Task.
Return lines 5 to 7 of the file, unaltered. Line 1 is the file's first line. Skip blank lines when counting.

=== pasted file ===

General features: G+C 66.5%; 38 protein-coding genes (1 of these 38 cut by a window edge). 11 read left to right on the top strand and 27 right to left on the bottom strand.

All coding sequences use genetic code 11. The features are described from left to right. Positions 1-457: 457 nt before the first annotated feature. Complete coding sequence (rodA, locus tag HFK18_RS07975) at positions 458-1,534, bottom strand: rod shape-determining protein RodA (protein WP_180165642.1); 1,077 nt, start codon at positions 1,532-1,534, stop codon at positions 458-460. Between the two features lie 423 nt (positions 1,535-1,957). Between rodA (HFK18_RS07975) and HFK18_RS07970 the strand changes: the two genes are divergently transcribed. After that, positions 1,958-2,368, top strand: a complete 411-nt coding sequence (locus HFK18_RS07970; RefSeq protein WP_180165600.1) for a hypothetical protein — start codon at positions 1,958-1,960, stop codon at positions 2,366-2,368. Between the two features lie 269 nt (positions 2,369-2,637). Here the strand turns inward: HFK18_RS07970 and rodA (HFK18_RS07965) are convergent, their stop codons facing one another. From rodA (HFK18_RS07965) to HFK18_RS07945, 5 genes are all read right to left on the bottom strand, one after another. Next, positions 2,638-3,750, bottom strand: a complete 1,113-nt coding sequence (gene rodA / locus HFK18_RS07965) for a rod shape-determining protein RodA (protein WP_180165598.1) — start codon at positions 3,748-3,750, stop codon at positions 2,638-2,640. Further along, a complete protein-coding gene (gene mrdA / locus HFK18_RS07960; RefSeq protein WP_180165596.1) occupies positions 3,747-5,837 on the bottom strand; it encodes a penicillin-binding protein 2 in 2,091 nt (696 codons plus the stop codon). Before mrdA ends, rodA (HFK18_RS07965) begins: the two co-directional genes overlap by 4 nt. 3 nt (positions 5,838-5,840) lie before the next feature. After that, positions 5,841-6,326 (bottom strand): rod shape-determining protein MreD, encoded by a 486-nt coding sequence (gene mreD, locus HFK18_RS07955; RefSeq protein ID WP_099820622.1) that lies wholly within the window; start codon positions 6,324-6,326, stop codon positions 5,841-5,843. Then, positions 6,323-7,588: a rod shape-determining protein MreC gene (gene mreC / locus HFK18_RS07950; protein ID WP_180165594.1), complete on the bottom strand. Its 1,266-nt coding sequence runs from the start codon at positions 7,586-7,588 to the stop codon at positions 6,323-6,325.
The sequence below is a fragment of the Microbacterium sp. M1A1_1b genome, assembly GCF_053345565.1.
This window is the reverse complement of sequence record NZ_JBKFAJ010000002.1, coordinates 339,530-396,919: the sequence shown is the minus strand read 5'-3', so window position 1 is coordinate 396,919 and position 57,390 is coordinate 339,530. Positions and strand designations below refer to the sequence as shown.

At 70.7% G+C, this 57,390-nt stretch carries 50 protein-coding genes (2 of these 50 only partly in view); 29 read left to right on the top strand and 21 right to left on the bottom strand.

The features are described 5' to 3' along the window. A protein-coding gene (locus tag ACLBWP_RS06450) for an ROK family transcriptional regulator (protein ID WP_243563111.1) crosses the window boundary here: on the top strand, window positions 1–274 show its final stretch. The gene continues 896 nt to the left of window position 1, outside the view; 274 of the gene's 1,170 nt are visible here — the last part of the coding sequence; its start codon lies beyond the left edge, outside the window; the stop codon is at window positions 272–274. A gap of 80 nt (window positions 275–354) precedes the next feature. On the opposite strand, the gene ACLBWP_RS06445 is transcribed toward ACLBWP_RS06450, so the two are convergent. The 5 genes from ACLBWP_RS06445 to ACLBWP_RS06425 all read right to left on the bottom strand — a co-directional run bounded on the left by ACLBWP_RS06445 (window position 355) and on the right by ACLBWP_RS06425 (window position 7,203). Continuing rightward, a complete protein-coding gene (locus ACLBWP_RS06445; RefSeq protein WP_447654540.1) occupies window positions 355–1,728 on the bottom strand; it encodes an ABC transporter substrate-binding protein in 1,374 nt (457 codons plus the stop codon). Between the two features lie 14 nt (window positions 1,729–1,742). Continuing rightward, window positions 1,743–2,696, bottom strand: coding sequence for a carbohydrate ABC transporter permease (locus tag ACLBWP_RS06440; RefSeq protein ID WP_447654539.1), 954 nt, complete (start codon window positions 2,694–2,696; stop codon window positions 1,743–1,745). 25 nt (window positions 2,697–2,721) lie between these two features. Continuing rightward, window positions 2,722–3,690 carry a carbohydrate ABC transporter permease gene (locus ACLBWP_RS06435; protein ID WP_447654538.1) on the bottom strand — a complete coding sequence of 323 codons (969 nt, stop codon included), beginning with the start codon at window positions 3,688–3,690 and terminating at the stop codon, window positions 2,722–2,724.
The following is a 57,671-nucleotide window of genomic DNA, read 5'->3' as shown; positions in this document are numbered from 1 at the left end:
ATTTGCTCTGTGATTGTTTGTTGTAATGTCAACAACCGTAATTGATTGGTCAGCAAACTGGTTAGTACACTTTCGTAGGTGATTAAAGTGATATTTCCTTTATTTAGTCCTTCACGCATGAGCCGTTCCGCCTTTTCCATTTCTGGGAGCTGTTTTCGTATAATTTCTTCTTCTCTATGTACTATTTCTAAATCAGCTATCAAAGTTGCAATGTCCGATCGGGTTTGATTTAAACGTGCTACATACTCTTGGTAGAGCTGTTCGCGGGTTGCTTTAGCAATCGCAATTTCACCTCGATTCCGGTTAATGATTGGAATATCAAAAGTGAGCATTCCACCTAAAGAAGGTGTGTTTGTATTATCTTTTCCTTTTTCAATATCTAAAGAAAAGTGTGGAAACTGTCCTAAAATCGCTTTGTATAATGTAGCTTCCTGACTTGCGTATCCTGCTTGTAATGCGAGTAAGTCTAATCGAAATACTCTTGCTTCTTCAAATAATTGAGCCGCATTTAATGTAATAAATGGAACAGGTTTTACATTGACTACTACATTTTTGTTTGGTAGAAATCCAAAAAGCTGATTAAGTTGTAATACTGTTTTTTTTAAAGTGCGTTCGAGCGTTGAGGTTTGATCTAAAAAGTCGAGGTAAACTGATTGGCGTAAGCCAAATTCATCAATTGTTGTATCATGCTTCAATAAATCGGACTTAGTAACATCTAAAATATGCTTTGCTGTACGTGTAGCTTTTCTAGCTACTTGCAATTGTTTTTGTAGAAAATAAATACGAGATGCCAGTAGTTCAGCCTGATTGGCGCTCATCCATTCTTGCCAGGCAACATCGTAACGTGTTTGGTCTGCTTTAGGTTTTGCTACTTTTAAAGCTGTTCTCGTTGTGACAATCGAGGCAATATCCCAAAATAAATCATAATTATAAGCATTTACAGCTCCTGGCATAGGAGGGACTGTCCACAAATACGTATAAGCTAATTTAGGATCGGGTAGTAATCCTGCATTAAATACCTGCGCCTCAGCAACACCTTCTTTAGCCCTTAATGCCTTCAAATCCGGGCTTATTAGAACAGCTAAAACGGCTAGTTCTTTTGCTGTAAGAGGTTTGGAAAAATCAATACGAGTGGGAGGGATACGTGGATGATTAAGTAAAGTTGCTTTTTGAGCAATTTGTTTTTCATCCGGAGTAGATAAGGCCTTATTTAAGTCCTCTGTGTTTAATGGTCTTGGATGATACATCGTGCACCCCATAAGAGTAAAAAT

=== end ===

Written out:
At 70.7% G+C, this 57,390-nt stretch carries 50 protein-coding genes (2 of these 50 only partly in view); 29 read left to right on the top strand and 21 right to left on the bottom strand.

The features are described 5' to 3' along the window. A protein-coding gene (locus tag ACLBWP_RS06450) for an ROK family transcriptional regulator (protein ID WP_243563111.1) crosses the window boundary here: on the top strand, window positions 1–274 show its final stretch. The gene continues 896 nt to the left of window position 1, outside the view; 274 of the gene's 1,170 nt are visible here — the last part of the coding sequence; its start codon lies beyond the left edge, outside the window; the stop codon is at window positions 272–274. A gap of 80 nt (window positions 275–354) precedes the next feature. On the opposite strand, the gene ACLBWP_RS06445 is transcribed toward ACLBWP_RS06450, so the two are convergent. The 5 genes from ACLBWP_RS06445 to ACLBWP_RS06425 all read right to left on the bottom strand — a co-directional run bounded on the left by ACLBWP_RS06445 (window position 355) and on the right by ACLBWP_RS06425 (window position 7,203). Continuing rightward, a complete protein-coding gene (locus ACLBWP_RS06445; RefSeq protein WP_447654540.1) occupies window positions 355–1,728 on the bottom strand; it encodes an ABC transporter substrate-binding protein in 1,374 nt (457 codons plus the stop codon). Between the two features lie 14 nt (window positions 1,729–1,742). Continuing rightward, window positions 1,743–2,696, bottom strand: coding sequence for a carbohydrate ABC transporter permease (locus tag ACLBWP_RS06440; RefSeq protein ID WP_447654539.1), 954 nt, complete (start codon window positions 2,694–2,696; stop codon window positions 1,743–1,745). 25 nt (window positions 2,697–2,721) lie between these two features. Continuing rightward, window positions 2,722–3,690 carry a carbohydrate ABC transporter permease gene (locus ACLBWP_RS06435; protein ID WP_447654538.1) on the bottom strand — a complete coding sequence of 323 codons (969 nt, stop codon included), beginning with the start codon at window positions 3,688–3,690 and terminating at the stop codon, window positions 2,722–2,724.
The following is a 57,671-nucleotide window of genomic DNA, read 5'->3' as shown; positions in this document are numbered from 1 at the left end: